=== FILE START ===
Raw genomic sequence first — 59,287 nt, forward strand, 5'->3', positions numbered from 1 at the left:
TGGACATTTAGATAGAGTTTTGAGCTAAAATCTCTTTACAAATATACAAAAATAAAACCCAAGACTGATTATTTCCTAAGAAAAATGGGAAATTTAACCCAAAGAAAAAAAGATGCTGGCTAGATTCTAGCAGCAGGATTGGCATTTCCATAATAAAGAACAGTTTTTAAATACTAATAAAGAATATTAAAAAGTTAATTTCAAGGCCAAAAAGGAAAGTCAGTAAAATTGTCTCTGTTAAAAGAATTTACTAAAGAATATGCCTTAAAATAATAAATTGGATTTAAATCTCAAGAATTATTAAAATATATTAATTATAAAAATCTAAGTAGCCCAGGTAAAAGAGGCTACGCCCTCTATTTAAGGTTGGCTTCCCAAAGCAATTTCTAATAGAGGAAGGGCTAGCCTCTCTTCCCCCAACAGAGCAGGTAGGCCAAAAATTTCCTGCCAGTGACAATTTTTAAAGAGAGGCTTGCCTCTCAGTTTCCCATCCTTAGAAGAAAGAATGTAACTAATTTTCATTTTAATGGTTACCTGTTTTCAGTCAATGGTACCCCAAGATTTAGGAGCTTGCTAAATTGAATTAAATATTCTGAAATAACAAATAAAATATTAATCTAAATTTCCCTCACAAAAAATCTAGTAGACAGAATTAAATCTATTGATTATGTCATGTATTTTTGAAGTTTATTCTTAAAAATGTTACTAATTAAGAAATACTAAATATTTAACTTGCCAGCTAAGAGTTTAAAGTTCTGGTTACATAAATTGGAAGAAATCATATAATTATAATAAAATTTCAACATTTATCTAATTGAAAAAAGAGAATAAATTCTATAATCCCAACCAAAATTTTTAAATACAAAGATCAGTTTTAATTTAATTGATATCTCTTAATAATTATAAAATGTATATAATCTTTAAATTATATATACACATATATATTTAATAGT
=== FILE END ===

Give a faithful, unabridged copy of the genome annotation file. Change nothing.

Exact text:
Raw genomic sequence first — 59,287 nt, forward strand, 5'->3', positions numbered from 1 at the left:
TGGACATTTAGATAGAGTTTTGAGCTAAAATCTCTTTACAAATATACAAAAATAAAACCCAAGACTGATTATTTCCTAAGAAAAATGGGAAATTTAACCCAAAGAAAAAAAGATGCTGGCTAGATTCTAGCAGCAGGATTGGCATTTCCATAATAAAGAACAGTTTTTAAATACTAATAAAGAATATTAAAAAGTTAATTTCAAGGCCAAAAAGGAAAGTCAGTAAAATTGTCTCTGTTAAAAGAATTTACTAAAGAATATGCCTTAAAATAATAAATTGGATTTAAATCTCAAGAATTATTAAAATATATTAATTATAAAAATCTAAGTAGCCCAGGTAAAAGAGGCTACGCCCTCTATTTAAGGTTGGCTTCCCAAAGCAATTTCTAATAGAGGAAGGGCTAGCCTCTCTTCCCCCAACAGAGCAGGTAGGCCAAAAATTTCCTGCCAGTGACAATTTTTAAAGAGAGGCTTGCCTCTCAGTTTCCCATCCTTAGAAGAAAGAATGTAACTAATTTTCATTTTAATGGTTACCTGTTTTCAGTCAATGGTACCCCAAGATTTAGGAGCTTGCTAAATTGAATTAAATATTCTGAAATAACAAATAAAATATTAATCTAAATTTCCCTCACAAAAAATCTAGTAGACAGAATTAAATCTATTGATTATGTCATGTATTTTTGAAGTTTATTCTTAAAAATGTTACTAATTAAGAAATACTAAATATTTAACTTGCCAGCTAAGAGTTTAAAGTTCTGGTTACATAAATTGGAAGAAATCATATAATTATAATAAAATTTCAACATTTATCTAATTGAAAAAAGAGAATAAATTCTATAATCCCAACCAAAATTTTTAAATACAAAGATCAGTTTTAATTTAATTGATATCTCTTAATAATTATAAAATGTATATAATCTTTAAATTATATATACACATATATATTTAATAGT